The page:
The Law Of Consequences. It sounds so straightforward, reasonable, linear, just, doesn’t it? We like to think it makes sense. We talk of natural consequences, i.e., my kid forgot to turn in his homework, and so he’ll learn responsibility by finding out that means he’ll fail this assignment and get a lower quarter grade. It is comforting to think that the universe apportions out an appropriate result for every wrong choice, exactly calibrated so the individual so afflicted can learn from his/her mistakes.
It so doesn’t work that way. The god of consequences is fickle, unpredictable, inattentive and hyper-focused by turns, and not at all run by the linear thought patterns of which we are so fond.
It is so easy to fall into the trap of measuring our responses by the magnitude of the consequence we have felt, instead of by the mistake we feel we have made. And so consequences can be experienced as terrible, sometimes life-altering punishment (which, in shame and guilt we can feel we deserve) or, if there is no perceivable negative outcome to an action, we can feel justified in what we’ve done since “nothing bad happened”. (This is a common aspect of unexamined privilege: the guy who pushes his unwilling girlfriend to have sex, but doesn’t think it’s a problem, because she doesn’t complain, for example. He’s focused on the outcome he sees rather than the value of consent, and he misses truths about himself and her, as well as the pain he’s caused, as a result.)
In a prior relationship, my boyfriend had a cat I thought was sick. I put all my energy into trying to persuade him to take the cat to the vet; so much so, that it literally didn’t occur to me that I could do it myself. That was a mistake. The ultimate result was that the cat died, despite my trying desperately, via forced feedings and fluid injections, to save his life. The guilt I felt was astronomical. Such pain. And in the extremity of the moment, I turned my mistake into a gigantic crime of moral dimensions, and beat myself up with it. It took me such a long time to grow and move through that. The little cruel god in my head told me, sneering gleefully, that I deserved the pain, because I had done something so stupid and unforgivable. My therapist gave me the gift of seeing how very small that god is, no matter how vindictive, and that I could look beyond it to other realities and other ways of seeing.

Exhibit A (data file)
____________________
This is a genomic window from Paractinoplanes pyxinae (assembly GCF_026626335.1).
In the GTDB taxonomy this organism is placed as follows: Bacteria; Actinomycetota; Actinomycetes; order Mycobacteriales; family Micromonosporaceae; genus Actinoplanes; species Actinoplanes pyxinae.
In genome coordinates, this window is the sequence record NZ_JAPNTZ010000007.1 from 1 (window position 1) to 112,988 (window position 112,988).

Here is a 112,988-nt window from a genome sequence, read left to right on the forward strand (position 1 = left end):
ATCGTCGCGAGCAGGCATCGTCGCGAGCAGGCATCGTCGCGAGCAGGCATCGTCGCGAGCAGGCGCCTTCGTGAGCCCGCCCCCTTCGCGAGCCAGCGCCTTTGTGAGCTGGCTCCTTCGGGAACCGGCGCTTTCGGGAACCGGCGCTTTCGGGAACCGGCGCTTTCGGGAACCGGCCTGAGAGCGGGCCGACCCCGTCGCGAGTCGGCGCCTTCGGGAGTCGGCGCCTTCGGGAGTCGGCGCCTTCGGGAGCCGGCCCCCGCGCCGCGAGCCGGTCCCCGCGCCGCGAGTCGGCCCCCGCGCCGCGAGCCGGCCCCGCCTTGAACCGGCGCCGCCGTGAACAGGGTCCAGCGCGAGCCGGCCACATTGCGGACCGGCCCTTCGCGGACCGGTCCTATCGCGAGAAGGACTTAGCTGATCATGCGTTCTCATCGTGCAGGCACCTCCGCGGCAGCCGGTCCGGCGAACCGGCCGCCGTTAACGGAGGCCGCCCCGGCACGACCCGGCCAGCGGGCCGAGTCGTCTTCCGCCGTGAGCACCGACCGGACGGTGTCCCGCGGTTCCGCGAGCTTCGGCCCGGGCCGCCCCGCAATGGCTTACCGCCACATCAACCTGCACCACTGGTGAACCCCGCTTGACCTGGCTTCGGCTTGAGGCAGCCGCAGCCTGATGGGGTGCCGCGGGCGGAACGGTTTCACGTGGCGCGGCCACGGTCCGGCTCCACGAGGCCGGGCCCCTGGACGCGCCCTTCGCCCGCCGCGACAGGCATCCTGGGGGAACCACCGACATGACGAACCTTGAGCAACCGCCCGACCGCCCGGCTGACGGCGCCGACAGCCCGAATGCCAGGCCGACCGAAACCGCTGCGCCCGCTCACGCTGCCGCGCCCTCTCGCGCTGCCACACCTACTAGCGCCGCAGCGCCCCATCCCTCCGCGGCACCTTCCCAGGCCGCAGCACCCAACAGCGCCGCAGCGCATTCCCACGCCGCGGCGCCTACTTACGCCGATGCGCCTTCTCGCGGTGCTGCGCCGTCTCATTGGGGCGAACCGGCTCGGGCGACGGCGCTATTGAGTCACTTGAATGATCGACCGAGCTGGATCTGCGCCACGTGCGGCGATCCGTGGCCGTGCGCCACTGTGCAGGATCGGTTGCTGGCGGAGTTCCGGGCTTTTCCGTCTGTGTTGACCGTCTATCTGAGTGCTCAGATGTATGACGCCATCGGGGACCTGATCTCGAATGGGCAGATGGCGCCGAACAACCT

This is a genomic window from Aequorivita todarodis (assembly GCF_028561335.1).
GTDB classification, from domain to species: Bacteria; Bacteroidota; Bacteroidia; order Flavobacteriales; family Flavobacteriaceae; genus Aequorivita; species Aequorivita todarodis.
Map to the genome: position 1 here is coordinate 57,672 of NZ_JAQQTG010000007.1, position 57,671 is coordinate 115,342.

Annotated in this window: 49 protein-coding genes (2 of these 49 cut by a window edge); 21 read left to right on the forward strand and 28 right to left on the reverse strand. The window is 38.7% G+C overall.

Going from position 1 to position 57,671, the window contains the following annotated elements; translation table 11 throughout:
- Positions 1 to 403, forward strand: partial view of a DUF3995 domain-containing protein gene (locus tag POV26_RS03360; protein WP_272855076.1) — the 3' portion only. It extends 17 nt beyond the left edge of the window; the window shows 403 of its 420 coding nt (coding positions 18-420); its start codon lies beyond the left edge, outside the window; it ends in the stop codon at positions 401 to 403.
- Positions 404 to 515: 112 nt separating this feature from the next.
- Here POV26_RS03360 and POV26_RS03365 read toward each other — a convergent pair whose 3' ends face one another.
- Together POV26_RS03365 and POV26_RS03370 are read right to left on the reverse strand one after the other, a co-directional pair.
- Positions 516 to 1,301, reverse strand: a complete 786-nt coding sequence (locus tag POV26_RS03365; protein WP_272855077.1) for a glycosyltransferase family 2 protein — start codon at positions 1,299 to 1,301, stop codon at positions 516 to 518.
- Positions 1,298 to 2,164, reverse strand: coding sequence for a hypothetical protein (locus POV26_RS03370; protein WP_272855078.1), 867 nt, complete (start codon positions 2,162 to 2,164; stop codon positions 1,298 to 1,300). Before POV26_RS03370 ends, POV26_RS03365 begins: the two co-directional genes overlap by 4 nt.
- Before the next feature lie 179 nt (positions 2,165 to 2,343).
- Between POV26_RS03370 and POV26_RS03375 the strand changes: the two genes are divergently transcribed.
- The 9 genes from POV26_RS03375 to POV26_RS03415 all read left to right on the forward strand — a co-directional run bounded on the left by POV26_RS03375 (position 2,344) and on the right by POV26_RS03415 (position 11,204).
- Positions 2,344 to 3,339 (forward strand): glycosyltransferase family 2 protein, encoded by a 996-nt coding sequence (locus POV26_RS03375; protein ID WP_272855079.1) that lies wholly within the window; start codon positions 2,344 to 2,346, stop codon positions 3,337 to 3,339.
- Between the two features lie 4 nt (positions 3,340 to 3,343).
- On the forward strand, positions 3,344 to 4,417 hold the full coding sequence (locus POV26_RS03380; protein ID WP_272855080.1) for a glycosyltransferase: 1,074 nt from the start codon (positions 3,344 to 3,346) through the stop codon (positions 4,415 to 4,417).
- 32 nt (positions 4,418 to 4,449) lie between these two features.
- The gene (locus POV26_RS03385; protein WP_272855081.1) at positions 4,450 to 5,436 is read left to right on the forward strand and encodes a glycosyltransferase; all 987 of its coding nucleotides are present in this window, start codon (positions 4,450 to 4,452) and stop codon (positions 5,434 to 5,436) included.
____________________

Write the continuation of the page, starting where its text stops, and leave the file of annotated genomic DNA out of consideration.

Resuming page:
This isn’t to say that we shouldn’t help our children to help themselves, to learn for themselves, to experience and experiment with life, and, so importantly, to allow them to fail, repeatedly. I fail repeatedly in ways large and small. But one thing that I have been learning is that my life doesn’t have to be defined by my failures or my successes. I don’t have to interpret their existence as proof either that I am a Bad Mother, a Bad Person, a criminal deserving of the universe’s retribution, or a Hero, a Special Snowflake, or a model citizen deserving the universe’s praise. The picture is a mixture. It’s complex, multi-faceted, not a matter for measuring and judging.
In fear, in grief, in anger, it is so easy to slide into making judgments about the actions of oneself and of others (particularly those closest to us) based on their perceived consequences. But when we do that we run the risk of not adequately assessing the impact we have and/or that others have on us; and also, of assigning blame and guilt inappropriately rather than viewing people and situations through the lens of compassion and love and looking for positive solutions.
And doing so makes it very hard to tolerate limbo, transition, or uncertainty.
Had I actually had something malignant in my breast last week, I would have assigned greater weight to my procrastination in the matter of scheduling a mammogram. Since it turned out to be nothing, it would also be easy to sweep the experience under the carpet, close my eyes, and pretend nothing had happened. I am going to opt for the middle course, and have a yearly mammogram from here on out. I am grateful that I have the opportunity to learn this lesson without the pain I could have experienced.
Getting older, I have been gradually learning to step back from the, “Well, you should have known/what a stupid mistake; of course x thing happened/I deserved to be punished” responses. I am trying to focus instead on truth, compassion, and understanding as a way to see clearly and act lovingly so as to find positive ways to move forward. It’s a life-long spiritual task. But as I make progress down this road, I start to feel better; at once more accepting of my lack of control, and aware that I have more mastery and choice available to me than I have believed to be true.